There’s a reason you’re here.
No, not in a generic-positive-speaking “there’s a reason you’re alive” sense (although, yes, that’ll soon be applicable too). Rather, there’s a reason you’re here—right where you are at this exact moment—scrolling your phone, browsing LinkedIn, reading this blog, deciding what’s next.
What is that reason, you ask? To help you figure out the other stuff! Your core values or simply “what you’re about.” Funnily enough, declaring your purpose is the purpose here, but I promise it’s not *that* complicated.
Whether we’re talking about individuals, teams, or organizations, having a clearly defined purpose is crucial to peak performance, wellbeing, and fulfillment.
Here’s how to articulate and clarify yours.
The Importance of Purpose
In 2019, a study published by the Journal by the American Medical Association revealed a link between understanding one’s purpose and decreased mortality rates of all causes in people ages 50 and up. A 2014 study, funded by the National Institute of Health, also found that the ability to define one’s meaning and purpose affected life expectancy. Those who clarified their life goal lived longer and were sharper, a concept originally hypothesized by the original director of the National Institute of Aging, Dr. Robert Butler.
In his book, Why Survive? Being Old in America, Dr. Butler recalled watching his grandmother’s purpose push her forward when faced with adversity during the Great Depression—and how it shaped his own values.
“What I remember even more than the hardships of those years was my grandmother’s triumphant spirit and determination,” the psychiatrist wrote. “Experiencing at first hand an older person’s struggle to survive, I was myself helped to survive as well.”
While purpose can (and absolutely should!) show up in your regular, day-to-day life, plenty of stories exist where people have used their purpose to get through something difficult or accomplish something great. Having realized his mission early on, Dr. Butler dedicated his life to reforming the treatment of the elderly and changing attitudes toward aging. He worked passionately until three days before he died at age 83 in 2010.
“Having a purpose in life is in itself life-giving,” he wrote in The Longevity Prescription.
Purpose and Performance
When it comes to the effect of purpose on performance, research by Gallup showed that improving an employees’ connection to the mission of their organization by just 10% can lead to an 8.1% decrease in turnover and a 4.4% increase in profitability.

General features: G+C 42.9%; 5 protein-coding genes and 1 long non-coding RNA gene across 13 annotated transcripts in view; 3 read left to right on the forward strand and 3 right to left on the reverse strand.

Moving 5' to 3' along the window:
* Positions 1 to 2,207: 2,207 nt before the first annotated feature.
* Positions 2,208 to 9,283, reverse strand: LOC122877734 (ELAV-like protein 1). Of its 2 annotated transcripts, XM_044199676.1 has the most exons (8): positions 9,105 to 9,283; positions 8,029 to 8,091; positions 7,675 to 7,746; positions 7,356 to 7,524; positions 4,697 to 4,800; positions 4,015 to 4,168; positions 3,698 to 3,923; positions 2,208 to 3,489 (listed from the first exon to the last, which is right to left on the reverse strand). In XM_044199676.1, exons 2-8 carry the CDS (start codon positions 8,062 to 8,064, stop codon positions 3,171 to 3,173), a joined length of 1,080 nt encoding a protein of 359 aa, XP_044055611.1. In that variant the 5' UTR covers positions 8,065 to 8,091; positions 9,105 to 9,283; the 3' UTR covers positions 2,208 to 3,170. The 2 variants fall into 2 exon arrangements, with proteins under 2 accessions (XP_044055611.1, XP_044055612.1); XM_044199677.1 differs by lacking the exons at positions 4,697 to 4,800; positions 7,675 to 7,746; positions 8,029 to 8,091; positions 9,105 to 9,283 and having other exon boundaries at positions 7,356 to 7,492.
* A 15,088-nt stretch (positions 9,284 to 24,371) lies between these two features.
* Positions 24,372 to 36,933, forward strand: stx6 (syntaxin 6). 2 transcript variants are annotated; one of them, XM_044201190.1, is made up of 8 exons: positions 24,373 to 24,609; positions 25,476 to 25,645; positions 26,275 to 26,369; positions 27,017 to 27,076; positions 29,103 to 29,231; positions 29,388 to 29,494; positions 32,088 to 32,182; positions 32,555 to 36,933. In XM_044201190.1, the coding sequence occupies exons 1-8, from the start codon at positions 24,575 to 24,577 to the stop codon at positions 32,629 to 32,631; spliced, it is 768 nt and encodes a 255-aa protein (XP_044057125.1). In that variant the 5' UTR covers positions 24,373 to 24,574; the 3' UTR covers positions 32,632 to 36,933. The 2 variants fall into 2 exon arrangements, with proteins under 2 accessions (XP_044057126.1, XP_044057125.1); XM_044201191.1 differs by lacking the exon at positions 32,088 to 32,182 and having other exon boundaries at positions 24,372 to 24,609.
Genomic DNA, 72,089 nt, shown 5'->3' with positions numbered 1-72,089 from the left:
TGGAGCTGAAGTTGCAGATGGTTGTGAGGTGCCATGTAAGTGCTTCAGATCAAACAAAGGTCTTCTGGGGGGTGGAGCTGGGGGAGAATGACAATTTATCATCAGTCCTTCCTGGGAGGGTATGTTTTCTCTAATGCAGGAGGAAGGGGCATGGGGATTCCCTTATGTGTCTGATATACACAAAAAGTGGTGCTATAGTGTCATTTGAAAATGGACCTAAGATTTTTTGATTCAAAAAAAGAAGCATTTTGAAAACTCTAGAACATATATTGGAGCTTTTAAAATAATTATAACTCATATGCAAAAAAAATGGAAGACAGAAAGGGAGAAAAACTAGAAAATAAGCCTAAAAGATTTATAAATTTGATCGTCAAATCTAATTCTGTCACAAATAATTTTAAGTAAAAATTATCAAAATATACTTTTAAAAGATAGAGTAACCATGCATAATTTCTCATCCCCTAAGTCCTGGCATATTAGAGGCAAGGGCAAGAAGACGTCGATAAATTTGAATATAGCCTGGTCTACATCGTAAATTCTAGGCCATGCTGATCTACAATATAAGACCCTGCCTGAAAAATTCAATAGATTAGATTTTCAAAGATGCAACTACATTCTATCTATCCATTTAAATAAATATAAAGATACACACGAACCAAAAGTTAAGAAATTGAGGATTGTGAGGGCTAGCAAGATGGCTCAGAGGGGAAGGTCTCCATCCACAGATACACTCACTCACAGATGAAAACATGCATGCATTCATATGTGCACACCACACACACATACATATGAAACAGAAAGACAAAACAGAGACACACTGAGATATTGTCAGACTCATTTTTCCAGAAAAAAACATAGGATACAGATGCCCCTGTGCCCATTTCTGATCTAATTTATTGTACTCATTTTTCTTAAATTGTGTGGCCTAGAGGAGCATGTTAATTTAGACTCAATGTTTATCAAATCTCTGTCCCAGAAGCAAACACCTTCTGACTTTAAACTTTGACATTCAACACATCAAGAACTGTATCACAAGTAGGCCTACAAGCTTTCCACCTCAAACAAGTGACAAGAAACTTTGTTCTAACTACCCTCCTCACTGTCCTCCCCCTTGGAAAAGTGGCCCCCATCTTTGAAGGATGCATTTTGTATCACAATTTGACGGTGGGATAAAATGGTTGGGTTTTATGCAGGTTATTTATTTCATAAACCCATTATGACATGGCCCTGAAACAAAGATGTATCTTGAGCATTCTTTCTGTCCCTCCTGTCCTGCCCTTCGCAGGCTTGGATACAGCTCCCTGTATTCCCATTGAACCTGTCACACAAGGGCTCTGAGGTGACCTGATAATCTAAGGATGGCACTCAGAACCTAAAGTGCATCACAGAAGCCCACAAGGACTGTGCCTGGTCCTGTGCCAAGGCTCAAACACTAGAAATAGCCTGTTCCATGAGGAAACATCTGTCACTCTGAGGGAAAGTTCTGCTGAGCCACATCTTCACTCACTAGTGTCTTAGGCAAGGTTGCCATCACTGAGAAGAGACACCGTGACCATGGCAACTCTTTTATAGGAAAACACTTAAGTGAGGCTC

One of the best ways to increase an employee’s connection to their work is to allow them to take ownership of it. However, an employee must be proud of what they’re doing to claim it as theirs.
Ultimately, your purpose comes to life through your values. Values are qualities of action; they aren’t just “what” you do, but “how” you do it. The “what” changes based on a situation’s requirements (remember this from our introduction to neutral thinking?) while the “how” you show up—to whatever you’re doing—is a place for your values to shine through every time. Factor in the sustained behaviors that align with your values and you’ll see, well, the power of purpose in action.
How to Find and Utilize Purpose
Now, the best part. The following questions are great prompts to help you clarify your values—ask them of yourself or of your team as a whole. (Need an example of value words? Authenticity, curiosity, compassion, and self-development are some of my team’s current favorites.)
- What qualities describe me at my best?
- How do I want to show up?
- What do I want people (colleagues, family, friends, community) to remember and celebrate about me?
- What qualities describe our team at its best?
- What values do all of us as team members share or align on?
- What behaviors do we expect from one another? (Note: Ideally, these align with the values you share!)
Once these questions are answered, here are some purpose-defining to-dos:
- Revisit your list of values and behaviors regularly to ensure they align with your thoughts and behavior.
- If you’re working in a team environment, conduct an alignment check every once in a while where you take a second to recite a value. The conversation doesn’t have to be long; as long as you’re focused on the concept at hand you’re doing a great job.
- When a team member’s behavior especially aligns with their values, let them know how great they are in a way that means something to them.
- When a behavior doesn’t align? Hold each other accountable. Is it time to revisit your list of values again?
Remember: It’s not just what you do, it’s how you do it. How do YOU want to show up in the areas of your life that matter most? Visit us in the Club Limitless app for support and direction on clarifying your own values; we have coaches, content, and activities designed to help you do just that.